Note: Not at the old Poker1 site. A version of this entry was first published in Poker Player newspaper in 2006.
This is part of a series by Diane McHaffie. She wasn’t a poker player when she began writing this series. These entries chronicle the lessons given to her personally by Mike Caro. Included in her remarkable poker-learning odyssey are additional comments, tips, and observations from Mike Caro.
Diane McHaffie is Director of Operations at Mike Caro University of Poker, Gaming, and Life Strategy. She has traveled the world coordinating events and seminars in the interest of honest poker. You can write her online at firstname.lastname@example.org.
Lessons from MCU
— With bonus content by Mike Caro (pending) —
Lesson 69: Why didn’t you quit when you were ahead?
When I was just getting started with this column in 2003, I passed along one of the first major poker concepts Mike Caro ever taught me. I’d like to take a fresh look at it today. He talked about what he termed, “Poker’s silliest question.” The question is essentially, “Why didn’t you quit when you were $4,000 ahead,” although the amount doesn’t matter.
I’ve watched Mike play in many poker games and often wondered why, when he was winning a great deal, he didn’t just pack it up and go home. If I were in his shoes, I’d probably have quit and gone home, happy with my winnings. But, maybe not. That old adrenaline would be flowing, wouldn’t it? If the cards are falling right, the money is piling up; you’re feeling good about things. Why quit?
A bad question
One night I couldn’t resist asking an innocent question, the one most poker players hate with a vengeance. I didn’t know it was a “bad” question. He’d been winning impressively, up $10,000. Later he was walking to the cashier with only a $1,500 profit, seeming unperturbed. I looked up at him, puzzled, “Mike, why didn’t you quit when you were $10,000 ahead?”
First he told me about a night in the 1970s when he was winning $30,000 in a mid-level game and had ended up losing $15,000. I repeated a different version of the same dumb question, asking why he hadn’t quit when he was up $30,000. Then he told me a closely related story. In his youth, he was with a girlfriend, playing poker at a friend’s house with several of his buddies. The game was dollar limit, and Mike was winning, feeling pretty smug about his demonstration of patience and conservativeness.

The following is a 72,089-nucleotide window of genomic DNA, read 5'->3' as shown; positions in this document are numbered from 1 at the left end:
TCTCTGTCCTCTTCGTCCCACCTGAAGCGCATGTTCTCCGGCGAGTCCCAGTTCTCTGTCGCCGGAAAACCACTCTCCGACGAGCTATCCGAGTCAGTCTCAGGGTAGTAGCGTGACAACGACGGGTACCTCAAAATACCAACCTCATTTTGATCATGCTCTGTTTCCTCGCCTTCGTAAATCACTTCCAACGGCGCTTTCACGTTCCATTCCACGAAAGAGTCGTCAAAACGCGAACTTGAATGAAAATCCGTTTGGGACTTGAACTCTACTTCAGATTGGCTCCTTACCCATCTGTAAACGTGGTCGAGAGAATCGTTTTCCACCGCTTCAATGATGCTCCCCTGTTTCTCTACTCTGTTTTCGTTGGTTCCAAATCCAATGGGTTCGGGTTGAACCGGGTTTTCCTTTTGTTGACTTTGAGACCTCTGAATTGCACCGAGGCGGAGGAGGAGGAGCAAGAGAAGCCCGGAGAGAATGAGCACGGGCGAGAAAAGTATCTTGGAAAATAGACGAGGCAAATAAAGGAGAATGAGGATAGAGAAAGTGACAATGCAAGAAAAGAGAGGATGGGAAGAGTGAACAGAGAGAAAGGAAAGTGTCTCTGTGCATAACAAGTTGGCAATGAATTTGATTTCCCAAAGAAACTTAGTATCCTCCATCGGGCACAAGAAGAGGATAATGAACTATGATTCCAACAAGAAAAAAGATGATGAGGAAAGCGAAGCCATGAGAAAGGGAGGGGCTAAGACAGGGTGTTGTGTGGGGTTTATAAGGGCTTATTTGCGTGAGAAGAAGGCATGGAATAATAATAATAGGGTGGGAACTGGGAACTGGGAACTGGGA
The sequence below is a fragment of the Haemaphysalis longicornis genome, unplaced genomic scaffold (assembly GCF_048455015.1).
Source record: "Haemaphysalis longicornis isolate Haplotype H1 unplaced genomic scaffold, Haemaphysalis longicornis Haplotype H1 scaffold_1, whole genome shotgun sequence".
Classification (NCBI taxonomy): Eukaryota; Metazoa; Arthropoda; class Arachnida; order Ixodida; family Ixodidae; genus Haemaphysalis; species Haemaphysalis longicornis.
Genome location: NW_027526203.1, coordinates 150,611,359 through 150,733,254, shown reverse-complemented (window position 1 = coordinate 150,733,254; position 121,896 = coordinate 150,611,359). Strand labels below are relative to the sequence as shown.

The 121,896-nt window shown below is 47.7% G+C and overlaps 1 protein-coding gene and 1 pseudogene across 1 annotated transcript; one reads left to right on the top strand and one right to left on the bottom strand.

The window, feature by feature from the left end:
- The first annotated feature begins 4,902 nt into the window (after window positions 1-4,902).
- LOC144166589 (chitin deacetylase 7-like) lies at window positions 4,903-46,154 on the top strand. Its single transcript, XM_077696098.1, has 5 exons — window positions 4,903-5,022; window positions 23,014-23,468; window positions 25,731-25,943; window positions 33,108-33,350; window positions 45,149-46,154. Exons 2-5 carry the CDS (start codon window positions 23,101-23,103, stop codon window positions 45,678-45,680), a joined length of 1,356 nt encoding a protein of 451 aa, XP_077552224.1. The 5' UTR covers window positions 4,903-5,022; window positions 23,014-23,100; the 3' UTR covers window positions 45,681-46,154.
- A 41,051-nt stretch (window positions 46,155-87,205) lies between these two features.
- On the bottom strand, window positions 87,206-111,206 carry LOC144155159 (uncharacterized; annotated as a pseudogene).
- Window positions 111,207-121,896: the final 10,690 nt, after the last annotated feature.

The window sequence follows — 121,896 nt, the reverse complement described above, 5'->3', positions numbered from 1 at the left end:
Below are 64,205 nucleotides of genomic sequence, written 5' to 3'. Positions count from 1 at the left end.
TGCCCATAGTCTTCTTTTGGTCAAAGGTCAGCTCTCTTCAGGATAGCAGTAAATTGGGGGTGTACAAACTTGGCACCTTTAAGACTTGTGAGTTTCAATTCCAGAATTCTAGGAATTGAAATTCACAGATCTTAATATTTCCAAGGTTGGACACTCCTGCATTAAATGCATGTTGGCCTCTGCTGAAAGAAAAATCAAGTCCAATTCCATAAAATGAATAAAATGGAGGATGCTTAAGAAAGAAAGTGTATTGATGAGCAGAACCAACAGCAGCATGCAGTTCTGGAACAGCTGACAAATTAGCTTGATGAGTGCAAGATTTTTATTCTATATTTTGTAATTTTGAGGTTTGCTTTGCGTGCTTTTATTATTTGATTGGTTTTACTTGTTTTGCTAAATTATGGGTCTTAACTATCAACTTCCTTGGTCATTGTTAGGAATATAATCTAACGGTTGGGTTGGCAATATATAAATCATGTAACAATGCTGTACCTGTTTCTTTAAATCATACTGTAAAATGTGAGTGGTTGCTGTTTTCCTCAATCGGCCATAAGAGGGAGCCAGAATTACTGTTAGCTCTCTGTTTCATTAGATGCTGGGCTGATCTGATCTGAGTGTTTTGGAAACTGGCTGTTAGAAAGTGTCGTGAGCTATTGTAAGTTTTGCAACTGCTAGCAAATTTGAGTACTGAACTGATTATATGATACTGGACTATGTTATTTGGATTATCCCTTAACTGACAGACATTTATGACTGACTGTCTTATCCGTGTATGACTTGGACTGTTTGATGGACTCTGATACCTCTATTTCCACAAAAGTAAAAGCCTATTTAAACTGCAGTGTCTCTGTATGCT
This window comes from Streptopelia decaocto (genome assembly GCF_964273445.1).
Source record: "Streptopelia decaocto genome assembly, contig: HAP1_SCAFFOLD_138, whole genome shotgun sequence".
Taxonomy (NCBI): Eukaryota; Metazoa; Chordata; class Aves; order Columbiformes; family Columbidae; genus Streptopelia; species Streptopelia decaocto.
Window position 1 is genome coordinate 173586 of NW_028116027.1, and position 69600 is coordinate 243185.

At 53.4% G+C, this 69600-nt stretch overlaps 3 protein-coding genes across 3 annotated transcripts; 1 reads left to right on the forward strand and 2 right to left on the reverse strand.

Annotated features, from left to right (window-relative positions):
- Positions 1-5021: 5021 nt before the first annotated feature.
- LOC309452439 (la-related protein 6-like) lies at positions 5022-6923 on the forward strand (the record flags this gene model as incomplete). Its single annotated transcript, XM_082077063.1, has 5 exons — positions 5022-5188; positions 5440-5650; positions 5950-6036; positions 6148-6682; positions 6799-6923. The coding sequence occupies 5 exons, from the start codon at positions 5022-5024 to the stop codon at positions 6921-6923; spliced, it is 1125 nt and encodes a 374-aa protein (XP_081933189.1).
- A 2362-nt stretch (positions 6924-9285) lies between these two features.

But, when you’re a gambler, lady luck isn’t always dancing at your side. One of his buddies decided he no longer wanted to play the dollar limit, claiming “that was for girls”. He wanted to up it to five dollar limit. Not wanting to appear girlish, even though they weren’t financially able to handle this, the friends reluctantly agreed. A couple of the guys were out almost immediately, but Mike was hanging in there feeling pretty good; he’d doubled his bankroll and was now winning $200.
Then lady luck seemed to just sit down in his buddies lap, and smile wickedly at Mike. Mike’s chips were rapidly diminishing, when his friend stood up and declared he was quitting for the night. Mike sat staring at his winnings, “a paltry $6 profit.”
That’s when his girlfriend leaned over and whispered in his ear, those hated words that I had asked years later, words that Mike says makes every gambler “cringe”. “Why didn’t you quit when you were $200 ahead?”
No logical reason
Mike says, “There’s no reason for you to suppose when you’re winning any stated amount — $200 or whatever — that you’re more likely to lose from that point on than to win. If you have the best of it and feel like continuing to play, there’s no logical reason whatsoever to quit. When you have an advantage, you have an advantage, period. That means every additional wager has a profitable expectation, whether luck is kind to you or not.”
He explained that if you quit now you’re not saving money, because you’re probably going to return tomorrow. Are you going to run good tomorrow because you are today? If you start running bad today, you might still be running bad tomorrow. There aren’t any guarantees.
Lose profit by quitting
As Mike says, “You can’t protect your money by quitting, and if you have an advantage you theoretically lose profit by quitting. It’s just that simple. Here’s a question you’ll never hear asked. The next time you win $1,000 or more, is anyone going to criticize you by asking you why you didn’t quit when you were $200 ahead?”
Well, that made me think. You know, he’s right, no one’s going to ask that question. If you’re winning, you don’t know if you’re going to continue to win. If you’re feeling comfortable, and the cards are being good to you, the chips are stacking up, why quit? Why, indeed? — DM